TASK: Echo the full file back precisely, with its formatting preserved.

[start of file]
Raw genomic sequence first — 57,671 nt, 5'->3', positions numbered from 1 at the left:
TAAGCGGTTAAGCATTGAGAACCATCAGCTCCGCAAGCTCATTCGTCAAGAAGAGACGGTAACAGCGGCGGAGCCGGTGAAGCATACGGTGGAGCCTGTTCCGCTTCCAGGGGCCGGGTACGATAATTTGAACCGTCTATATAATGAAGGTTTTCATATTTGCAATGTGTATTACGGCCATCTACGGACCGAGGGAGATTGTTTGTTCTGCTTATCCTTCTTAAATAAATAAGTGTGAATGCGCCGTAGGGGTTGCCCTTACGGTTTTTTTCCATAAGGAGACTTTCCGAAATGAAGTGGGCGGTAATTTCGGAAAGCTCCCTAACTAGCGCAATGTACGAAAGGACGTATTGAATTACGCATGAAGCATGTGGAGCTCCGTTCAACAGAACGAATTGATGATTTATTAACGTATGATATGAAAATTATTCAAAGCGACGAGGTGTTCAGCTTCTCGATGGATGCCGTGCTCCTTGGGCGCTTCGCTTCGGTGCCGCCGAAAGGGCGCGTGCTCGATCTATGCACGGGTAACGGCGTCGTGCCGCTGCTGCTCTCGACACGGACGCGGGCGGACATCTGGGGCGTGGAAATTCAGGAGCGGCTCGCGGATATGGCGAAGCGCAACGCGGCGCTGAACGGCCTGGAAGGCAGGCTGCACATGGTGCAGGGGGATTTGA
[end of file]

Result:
Raw genomic sequence first — 57,671 nt, 5'->3', positions numbered from 1 at the left:
TAAGCGGTTAAGCATTGAGAACCATCAGCTCCGCAAGCTCATTCGTCAAGAAGAGACGGTAACAGCGGCGGAGCCGGTGAAGCATACGGTGGAGCCTGTTCCGCTTCCAGGGGCCGGGTACGATAATTTGAACCGTCTATATAATGAAGGTTTTCATATTTGCAATGTGTATTACGGCCATCTACGGACCGAGGGAGATTGTTTGTTCTGCTTATCCTTCTTAAATAAATAAGTGTGAATGCGCCGTAGGGGTTGCCCTTACGGTTTTTTTCCATAAGGAGACTTTCCGAAATGAAGTGGGCGGTAATTTCGGAAAGCTCCCTAACTAGCGCAATGTACGAAAGGACGTATTGAATTACGCATGAAGCATGTGGAGCTCCGTTCAACAGAACGAATTGATGATTTATTAACGTATGATATGAAAATTATTCAAAGCGACGAGGTGTTCAGCTTCTCGATGGATGCCGTGCTCCTTGGGCGCTTCGCTTCGGTGCCGCCGAAAGGGCGCGTGCTCGATCTATGCACGGGTAACGGCGTCGTGCCGCTGCTGCTCTCGACACGGACGCGGGCGGACATCTGGGGCGTGGAAATTCAGGAGCGGCTCGCGGATATGGCGAAGCGCAACGCGGCGCTGAACGGCCTGGAAGGCAGGCTGCACATGGTGCAGGGGGATTTGA